Provided by: dgit_9.16_all bug


       dgit-downstream-dsc - setting up dgit push for a new distro


       This document is aimed at downstreams of Debian.  It explains how you can publish your
       packages' source code both as traditional Debian source packages, and as git branches,
       using dgit push.  Your users will be able to get the source with dgit clone, or with
       traditional tools such as apt-get source.

       Note that often it is unnecessary to publish traditional source packages.  Debian-format
       source packages can be complex, idiosyncratic and difficult to work with.  You should
       avoid them if you can.  If you do not need to publish source packages, you can work as a
       Debian downstream purely using git branches, (using dgit to get the source from Debian in
       git form).  You can build binaries directly from git, and push package source code as a
       git branch to an ordinary git server.  See dgit-user(7).

       Not every option is covered here.  dgit(1) has a mostly-complete list of config options,
       although not always with useful descriptions.


       You need to choose some names.

       distro name
           dgit understands each thing it interacts with as a distro.  So in dgit terms, you are
           setting up a distro.

           You need a name for yourself (ie for your distro).  The name will appear in the git
           tags made by your tools, and in configuration settings.  It must be globally unique
           across all people and institutions who use dgit.

           You could choose your organisation's domain name, or a part of it if you think that is
           going to be very unique.

           The distro name may contain ascii alphanumerics and . + -, although - may be confusing
           and is probably best avoided.  Try to avoid uppercase letters (and underscore): you
           will be typing this name a lot.

           For example, if you were the Free Software Foundation Europe ( you might call
           your distro fsfe or  In the rest of this document we will write distro for
           your distro name.

       suite names
           In dgit and Debian archive terminology, a suite is a line of development, and/or a
           Debian release.  For example, at the time of writing, Debian has suites like sid aka
           unstable, buster aka testing, and stretch aka stable.  There are also ancillary suites
           like stretch-security.

           If your releases align with Debian's releases, then your suites should contain the
           Debian suite names.  Do not use just the Debian names.  That will cause confusion.
           Instead, prepend your organisation's name and a hyphen.  For example, FSFE might end
           up with suites like fsfe-stretch.

           Suite names end up in git ref and branch names, and on dgit command lines.  Suite
           names can contain alphanumerics and "-".  Other characters may work but are not


       You will need to run two parallel services:

       git server
           This will hold the git branches accessed by dgit.

           Everyone who will use dgit push needs to be able to update refs/dgit/suite (note, not
           refs/heads/dgit/suite) on that server, and to make tags distro/version and
           archive/distro/version.  Normally this would be done over ssh.

           The server may host other branches and tags too.  So this might be your ordinary git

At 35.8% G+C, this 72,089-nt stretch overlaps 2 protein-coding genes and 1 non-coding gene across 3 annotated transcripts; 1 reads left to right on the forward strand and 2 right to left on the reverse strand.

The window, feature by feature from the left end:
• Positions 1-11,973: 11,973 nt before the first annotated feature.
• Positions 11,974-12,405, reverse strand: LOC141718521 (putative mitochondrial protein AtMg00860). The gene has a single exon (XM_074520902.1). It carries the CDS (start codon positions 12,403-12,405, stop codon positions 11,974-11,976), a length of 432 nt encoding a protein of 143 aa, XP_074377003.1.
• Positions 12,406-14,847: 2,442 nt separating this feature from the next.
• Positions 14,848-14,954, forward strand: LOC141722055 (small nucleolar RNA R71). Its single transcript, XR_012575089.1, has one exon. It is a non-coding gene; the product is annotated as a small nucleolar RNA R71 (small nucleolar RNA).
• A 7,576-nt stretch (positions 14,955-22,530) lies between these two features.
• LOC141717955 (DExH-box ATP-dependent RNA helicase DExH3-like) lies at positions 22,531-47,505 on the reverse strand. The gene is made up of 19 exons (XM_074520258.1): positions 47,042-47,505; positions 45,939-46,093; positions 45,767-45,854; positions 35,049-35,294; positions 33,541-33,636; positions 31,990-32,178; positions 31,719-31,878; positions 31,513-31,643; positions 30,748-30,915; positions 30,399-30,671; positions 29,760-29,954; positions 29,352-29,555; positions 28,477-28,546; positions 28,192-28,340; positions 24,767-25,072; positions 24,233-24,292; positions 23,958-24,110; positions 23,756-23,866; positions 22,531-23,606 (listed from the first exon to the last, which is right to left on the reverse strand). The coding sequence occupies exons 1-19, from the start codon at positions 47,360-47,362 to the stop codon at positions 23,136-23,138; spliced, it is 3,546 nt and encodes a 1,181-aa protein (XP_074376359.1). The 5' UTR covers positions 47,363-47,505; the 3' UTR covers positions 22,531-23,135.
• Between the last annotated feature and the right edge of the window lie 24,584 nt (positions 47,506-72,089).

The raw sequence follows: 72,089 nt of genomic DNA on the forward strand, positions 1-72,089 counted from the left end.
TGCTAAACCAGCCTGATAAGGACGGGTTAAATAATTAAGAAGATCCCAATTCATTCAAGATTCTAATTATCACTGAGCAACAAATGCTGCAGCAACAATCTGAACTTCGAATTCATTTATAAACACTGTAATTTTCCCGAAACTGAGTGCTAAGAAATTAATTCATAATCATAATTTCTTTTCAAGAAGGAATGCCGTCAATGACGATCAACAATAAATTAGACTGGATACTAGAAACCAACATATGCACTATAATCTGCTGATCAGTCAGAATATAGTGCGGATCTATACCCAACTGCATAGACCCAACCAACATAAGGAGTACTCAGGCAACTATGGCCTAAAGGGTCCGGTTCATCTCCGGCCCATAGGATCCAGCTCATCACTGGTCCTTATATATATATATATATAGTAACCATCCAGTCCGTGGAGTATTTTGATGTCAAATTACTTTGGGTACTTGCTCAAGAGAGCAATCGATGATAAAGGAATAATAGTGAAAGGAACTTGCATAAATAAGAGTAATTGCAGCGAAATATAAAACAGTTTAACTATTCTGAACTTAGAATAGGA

server, or an instance of a git hosting system.

           Everyone who obtains one of your source packages, or who will run dgit clone and  dgit
           fetch, needs to have at least read access to the git server.  Ideally everything would
           be published via the git smart https protocol.

           The git server name, and public git url structure, should be chosen so they will not
           need to change in the future.  Best is to give the git server a DNS name of its own.

           Debian's dgit git server has special access control rules, implemented in dgit-repos-
           server and dgit-repos-policy-debian in the package dgit-infrastructure.  but in most
           installations this is not needed.  If there is no or little distinction between (i)
           developers who are entitled to upload (push) and (ii) repository administrators, then
           it is sufficient to provide a git server with a unix account for each user who will be
           pushing, perhaps using ssh restricted commands.

       Debian-format archive (repository)
           This holds the source packages.  You will probably use the same archive to host your
           binaries, and point your apt at it.

           dgit uses the term archive for this.

           There are a variety of tools for creating and managing a Debian-format archive.  In
           this document we will assume you are using reprepro.

           Setting up reprepro is not covered in this tutorial.  Instead, we assume you already
           have reprepro working.

           You should also write appropriate dput configuration, since dgit uses dput to upload
           packages to the archive.  This will involve choosing a dput host name.  That's
           probably your distro name, distro.


       When you have all of the above set up, you are ready to explain to dgit how to access your

       dgit is configured via git's configuration system, so this is done with git configuration.
       See git-config(1).

       Below, each heading is one or more git config keys.  bold is literal text and italics is
       things that vary.  In the descriptions of the effects of config settings, we refer to the
       config values "like this".

       dgit-distro.distro.git-url, .git-url-suffix
           Specify the publicly accessible git URLs for your dgit git server.  The urls generated
           are "git-url"/package"git-url-suffix"